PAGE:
The children you have born will cry…
A corpse has no friends
My friends will run from me
In the past we ate together
Now they are afraid of me
Today I have become the devil

His song “Asili ya muziki” (the roots of music) gives his listeners an impression of the ambiguous position of musicians, which are sometimes treated like champions and sometimes like outcats:

Music shows its strength everywhere in the world
Even in church choirs sing to praise god
To praise the lord
Even at the government celebrations
Before the chairman starts his speech
It is music that draws peolpe´s attention
Musicians are not bandits
Or, if we are – why do you buy cassettes?
If we´re vagabonds –
Why do you request songs on the radio?
If we´re crooks – why do you buy records?
If we´re outcasts – why do you dance to music?

“Mambo kwa soksi” (Matters of socks)is one of Ongala´s most popular songs. For about six months people wrote letters to the papers voicing their view about this song. Some MP´s even tried to ban it, but most were praising Remmy Ongala for his fight against AIDS:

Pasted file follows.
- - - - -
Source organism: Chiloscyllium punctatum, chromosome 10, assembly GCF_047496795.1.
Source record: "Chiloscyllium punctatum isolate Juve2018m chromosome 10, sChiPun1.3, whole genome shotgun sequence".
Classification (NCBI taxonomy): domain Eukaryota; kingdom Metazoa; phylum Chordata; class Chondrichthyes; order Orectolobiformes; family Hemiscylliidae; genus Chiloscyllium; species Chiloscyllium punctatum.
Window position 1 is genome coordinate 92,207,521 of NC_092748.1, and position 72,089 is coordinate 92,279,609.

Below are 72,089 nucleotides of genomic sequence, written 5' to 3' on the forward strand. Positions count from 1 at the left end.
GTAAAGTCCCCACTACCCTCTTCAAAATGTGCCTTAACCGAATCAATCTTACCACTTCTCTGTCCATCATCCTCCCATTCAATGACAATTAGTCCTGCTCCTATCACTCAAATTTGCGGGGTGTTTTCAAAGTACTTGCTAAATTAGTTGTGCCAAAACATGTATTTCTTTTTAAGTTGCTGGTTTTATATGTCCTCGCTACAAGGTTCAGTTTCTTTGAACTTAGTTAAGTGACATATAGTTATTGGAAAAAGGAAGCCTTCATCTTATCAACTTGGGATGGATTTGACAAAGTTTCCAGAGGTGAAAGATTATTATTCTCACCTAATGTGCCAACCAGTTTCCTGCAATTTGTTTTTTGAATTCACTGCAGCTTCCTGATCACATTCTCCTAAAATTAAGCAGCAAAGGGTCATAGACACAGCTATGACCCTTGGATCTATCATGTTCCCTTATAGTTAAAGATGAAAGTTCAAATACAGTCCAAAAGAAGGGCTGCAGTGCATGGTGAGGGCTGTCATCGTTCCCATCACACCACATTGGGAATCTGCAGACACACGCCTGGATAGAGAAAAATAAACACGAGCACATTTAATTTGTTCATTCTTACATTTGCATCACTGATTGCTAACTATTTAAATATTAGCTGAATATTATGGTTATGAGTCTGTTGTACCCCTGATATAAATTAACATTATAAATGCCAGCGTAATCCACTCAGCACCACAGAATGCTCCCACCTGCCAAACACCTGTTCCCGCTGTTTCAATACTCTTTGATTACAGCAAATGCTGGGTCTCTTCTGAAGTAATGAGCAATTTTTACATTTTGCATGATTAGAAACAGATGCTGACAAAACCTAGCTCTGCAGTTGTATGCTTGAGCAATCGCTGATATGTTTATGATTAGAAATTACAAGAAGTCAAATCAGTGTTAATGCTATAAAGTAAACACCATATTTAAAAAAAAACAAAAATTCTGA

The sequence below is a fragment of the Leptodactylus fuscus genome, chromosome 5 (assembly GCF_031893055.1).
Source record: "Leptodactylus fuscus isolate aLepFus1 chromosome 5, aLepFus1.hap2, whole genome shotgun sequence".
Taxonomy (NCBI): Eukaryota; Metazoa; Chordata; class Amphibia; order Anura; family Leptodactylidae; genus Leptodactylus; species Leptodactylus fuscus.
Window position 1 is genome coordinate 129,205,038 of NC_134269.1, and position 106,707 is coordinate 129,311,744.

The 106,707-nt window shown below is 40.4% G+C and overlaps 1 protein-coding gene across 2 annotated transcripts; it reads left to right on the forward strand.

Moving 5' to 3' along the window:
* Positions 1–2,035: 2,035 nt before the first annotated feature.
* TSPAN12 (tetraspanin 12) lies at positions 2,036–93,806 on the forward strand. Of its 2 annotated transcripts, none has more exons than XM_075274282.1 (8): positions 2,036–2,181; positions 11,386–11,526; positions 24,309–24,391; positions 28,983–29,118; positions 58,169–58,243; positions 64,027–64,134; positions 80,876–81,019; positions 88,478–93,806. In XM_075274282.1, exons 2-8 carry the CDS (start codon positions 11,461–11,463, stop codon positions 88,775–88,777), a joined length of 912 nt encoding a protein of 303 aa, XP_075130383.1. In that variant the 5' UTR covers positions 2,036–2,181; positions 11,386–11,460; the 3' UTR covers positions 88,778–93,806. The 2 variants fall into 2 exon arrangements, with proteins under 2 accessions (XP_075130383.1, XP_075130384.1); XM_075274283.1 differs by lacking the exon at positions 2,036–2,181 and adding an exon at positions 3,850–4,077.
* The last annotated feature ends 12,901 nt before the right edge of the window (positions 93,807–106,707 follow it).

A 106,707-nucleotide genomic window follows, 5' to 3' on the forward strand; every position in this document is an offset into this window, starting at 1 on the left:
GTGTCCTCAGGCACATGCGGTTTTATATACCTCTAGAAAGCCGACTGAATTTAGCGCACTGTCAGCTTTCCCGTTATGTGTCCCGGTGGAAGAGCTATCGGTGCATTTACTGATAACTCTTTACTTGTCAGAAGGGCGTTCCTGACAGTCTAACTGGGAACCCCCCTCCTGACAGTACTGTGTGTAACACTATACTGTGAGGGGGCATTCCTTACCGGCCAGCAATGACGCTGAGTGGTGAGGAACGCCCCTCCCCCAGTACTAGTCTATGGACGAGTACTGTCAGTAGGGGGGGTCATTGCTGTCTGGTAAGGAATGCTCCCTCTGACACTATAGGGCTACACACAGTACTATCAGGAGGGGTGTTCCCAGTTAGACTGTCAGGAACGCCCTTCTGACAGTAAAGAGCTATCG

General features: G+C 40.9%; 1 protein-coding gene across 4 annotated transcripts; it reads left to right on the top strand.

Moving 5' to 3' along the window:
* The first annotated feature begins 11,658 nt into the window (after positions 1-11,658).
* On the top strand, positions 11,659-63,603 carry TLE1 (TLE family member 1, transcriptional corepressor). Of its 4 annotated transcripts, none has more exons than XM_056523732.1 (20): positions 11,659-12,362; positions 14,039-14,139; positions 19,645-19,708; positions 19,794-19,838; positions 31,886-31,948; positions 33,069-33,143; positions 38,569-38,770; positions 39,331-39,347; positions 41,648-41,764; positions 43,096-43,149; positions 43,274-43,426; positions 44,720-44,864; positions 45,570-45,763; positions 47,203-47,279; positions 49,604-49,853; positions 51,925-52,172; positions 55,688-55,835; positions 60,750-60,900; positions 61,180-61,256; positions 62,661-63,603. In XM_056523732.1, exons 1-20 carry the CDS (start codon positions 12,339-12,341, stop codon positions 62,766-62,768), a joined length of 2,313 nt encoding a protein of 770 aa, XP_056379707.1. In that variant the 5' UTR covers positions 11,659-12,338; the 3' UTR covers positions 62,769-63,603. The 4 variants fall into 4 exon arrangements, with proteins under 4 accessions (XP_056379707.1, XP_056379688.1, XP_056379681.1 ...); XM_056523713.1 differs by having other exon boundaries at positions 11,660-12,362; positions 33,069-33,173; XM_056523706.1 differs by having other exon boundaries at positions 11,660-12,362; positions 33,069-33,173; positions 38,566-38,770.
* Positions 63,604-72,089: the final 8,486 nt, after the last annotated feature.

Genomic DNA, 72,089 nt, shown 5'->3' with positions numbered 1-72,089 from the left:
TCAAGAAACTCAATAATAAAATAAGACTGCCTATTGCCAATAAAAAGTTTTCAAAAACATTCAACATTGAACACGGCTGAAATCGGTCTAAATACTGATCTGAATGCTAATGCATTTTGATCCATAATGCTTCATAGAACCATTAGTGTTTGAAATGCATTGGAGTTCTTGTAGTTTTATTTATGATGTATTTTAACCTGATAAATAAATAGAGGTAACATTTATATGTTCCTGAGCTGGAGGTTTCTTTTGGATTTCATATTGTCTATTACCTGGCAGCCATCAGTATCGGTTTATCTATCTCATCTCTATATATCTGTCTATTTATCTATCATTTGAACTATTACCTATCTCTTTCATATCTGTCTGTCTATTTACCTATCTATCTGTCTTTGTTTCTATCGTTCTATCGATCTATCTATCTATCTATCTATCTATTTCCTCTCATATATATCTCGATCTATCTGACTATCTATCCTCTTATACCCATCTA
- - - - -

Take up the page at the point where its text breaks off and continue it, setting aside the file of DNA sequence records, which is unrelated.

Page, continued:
We “bad ones” strut proudly these days
Thinking we don´t have AIDS
Sister watch out, don´t die of AIDS
Your whole family can die
You can infect us
If a man seduces you, first ask him whether he has “socks”
If not buy them for him
“Where do you get them”?
“In any hospital”
“It would be better if they were sold in bars and guesthouses”
“No, they should not be sold at all: when you buy
A bootle of beer, you get one free as a present
When you sleep in a guesthouse, you get a towel,
soap and spare socks.”

A quiet critical song against corruption is called “Mrema”. Mrema – the Minister of Home Affairs – is, however, a politician greatly respected:

The drum is calling
To advertise the war on corruption
Black marketeers, profiteers and laziness
And those who sabotage the nation
Mrema is here
Some are complaining, saying he´s gone too far
Inside the country Mrema is here